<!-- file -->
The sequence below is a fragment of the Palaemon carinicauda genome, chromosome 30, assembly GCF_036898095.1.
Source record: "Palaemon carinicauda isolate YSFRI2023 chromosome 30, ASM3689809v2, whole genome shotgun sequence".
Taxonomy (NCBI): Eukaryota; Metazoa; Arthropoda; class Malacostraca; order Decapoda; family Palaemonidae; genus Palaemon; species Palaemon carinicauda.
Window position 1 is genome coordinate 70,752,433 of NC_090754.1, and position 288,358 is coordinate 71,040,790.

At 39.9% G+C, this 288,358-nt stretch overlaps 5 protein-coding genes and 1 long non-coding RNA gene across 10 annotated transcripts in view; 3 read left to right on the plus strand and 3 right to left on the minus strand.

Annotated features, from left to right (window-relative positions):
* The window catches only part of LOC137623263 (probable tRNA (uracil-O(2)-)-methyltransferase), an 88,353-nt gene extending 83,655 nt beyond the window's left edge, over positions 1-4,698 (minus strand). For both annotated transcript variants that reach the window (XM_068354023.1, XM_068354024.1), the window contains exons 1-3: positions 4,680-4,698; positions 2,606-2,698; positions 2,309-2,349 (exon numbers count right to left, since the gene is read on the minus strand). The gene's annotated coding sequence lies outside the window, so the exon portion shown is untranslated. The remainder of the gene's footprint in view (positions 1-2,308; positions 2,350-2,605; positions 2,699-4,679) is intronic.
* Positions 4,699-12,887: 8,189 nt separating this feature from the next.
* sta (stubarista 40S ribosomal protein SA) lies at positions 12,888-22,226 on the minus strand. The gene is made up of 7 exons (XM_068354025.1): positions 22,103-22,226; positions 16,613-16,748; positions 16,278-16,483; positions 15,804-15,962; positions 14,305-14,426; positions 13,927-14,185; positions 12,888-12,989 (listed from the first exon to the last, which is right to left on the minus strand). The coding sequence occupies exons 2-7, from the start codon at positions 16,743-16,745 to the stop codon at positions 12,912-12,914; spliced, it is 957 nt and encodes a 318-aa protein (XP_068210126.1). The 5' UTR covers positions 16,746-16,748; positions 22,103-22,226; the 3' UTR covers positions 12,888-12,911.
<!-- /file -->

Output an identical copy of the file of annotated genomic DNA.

The sequence below is a fragment of the Palaemon carinicauda genome, chromosome 30, assembly GCF_036898095.1.
Source record: "Palaemon carinicauda isolate YSFRI2023 chromosome 30, ASM3689809v2, whole genome shotgun sequence".
Taxonomy (NCBI): Eukaryota; Metazoa; Arthropoda; class Malacostraca; order Decapoda; family Palaemonidae; genus Palaemon; species Palaemon carinicauda.
Window position 1 is genome coordinate 70,752,433 of NC_090754.1, and position 288,358 is coordinate 71,040,790.

At 39.9% G+C, this 288,358-nt stretch overlaps 5 protein-coding genes and 1 long non-coding RNA gene across 10 annotated transcripts in view; 3 read left to right on the plus strand and 3 right to left on the minus strand.

Annotated features, from left to right (window-relative positions):
* The window catches only part of LOC137623263 (probable tRNA (uracil-O(2)-)-methyltransferase), an 88,353-nt gene extending 83,655 nt beyond the window's left edge, over positions 1-4,698 (minus strand). For both annotated transcript variants that reach the window (XM_068354023.1, XM_068354024.1), the window contains exons 1-3: positions 4,680-4,698; positions 2,606-2,698; positions 2,309-2,349 (exon numbers count right to left, since the gene is read on the minus strand). The gene's annotated coding sequence lies outside the window, so the exon portion shown is untranslated. The remainder of the gene's footprint in view (positions 1-2,308; positions 2,350-2,605; positions 2,699-4,679) is intronic.
* Positions 4,699-12,887: 8,189 nt separating this feature from the next.
* sta (stubarista 40S ribosomal protein SA) lies at positions 12,888-22,226 on the minus strand. The gene is made up of 7 exons (XM_068354025.1): positions 22,103-22,226; positions 16,613-16,748; positions 16,278-16,483; positions 15,804-15,962; positions 14,305-14,426; positions 13,927-14,185; positions 12,888-12,989 (listed from the first exon to the last, which is right to left on the minus strand). The coding sequence occupies exons 2-7, from the start codon at positions 16,743-16,745 to the stop codon at positions 12,912-12,914; spliced, it is 957 nt and encodes a 318-aa protein (XP_068210126.1). The 5' UTR covers positions 16,746-16,748; positions 22,103-22,226; the 3' UTR covers positions 12,888-12,911.